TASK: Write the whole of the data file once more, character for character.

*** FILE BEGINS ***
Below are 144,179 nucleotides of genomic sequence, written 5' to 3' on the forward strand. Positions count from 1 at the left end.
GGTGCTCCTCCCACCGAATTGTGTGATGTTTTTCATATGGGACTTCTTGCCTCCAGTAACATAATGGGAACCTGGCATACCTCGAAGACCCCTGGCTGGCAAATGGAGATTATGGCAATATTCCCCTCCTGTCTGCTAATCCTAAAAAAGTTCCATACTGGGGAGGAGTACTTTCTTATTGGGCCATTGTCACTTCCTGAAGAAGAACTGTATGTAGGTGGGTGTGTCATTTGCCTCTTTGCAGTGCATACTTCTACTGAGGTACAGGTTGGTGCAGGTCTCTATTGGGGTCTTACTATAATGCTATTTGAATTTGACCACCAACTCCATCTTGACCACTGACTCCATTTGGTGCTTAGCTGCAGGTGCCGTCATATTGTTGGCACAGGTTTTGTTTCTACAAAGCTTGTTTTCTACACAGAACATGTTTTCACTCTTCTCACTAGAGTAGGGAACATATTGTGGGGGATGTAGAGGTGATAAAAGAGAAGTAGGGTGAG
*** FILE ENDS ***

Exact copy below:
Below are 144,179 nucleotides of genomic sequence, written 5' to 3' on the forward strand. Positions count from 1 at the left end.
GGTGCTCCTCCCACCGAATTGTGTGATGTTTTTCATATGGGACTTCTTGCCTCCAGTAACATAATGGGAACCTGGCATACCTCGAAGACCCCTGGCTGGCAAATGGAGATTATGGCAATATTCCCCTCCTGTCTGCTAATCCTAAAAAAGTTCCATACTGGGGAGGAGTACTTTCTTATTGGGCCATTGTCACTTCCTGAAGAAGAACTGTATGTAGGTGGGTGTGTCATTTGCCTCTTTGCAGTGCATACTTCTACTGAGGTACAGGTTGGTGCAGGTCTCTATTGGGGTCTTACTATAATGCTATTTGAATTTGACCACCAACTCCATCTTGACCACTGACTCCATTTGGTGCTTAGCTGCAGGTGCCGTCATATTGTTGGCACAGGTTTTGTTTCTACAAAGCTTGTTTTCTACACAGAACATGTTTTCACTCTTCTCACTAGAGTAGGGAACATATTGTGGGGGATGTAGAGGTGATAAAAGAGAAGTAGGGTGAG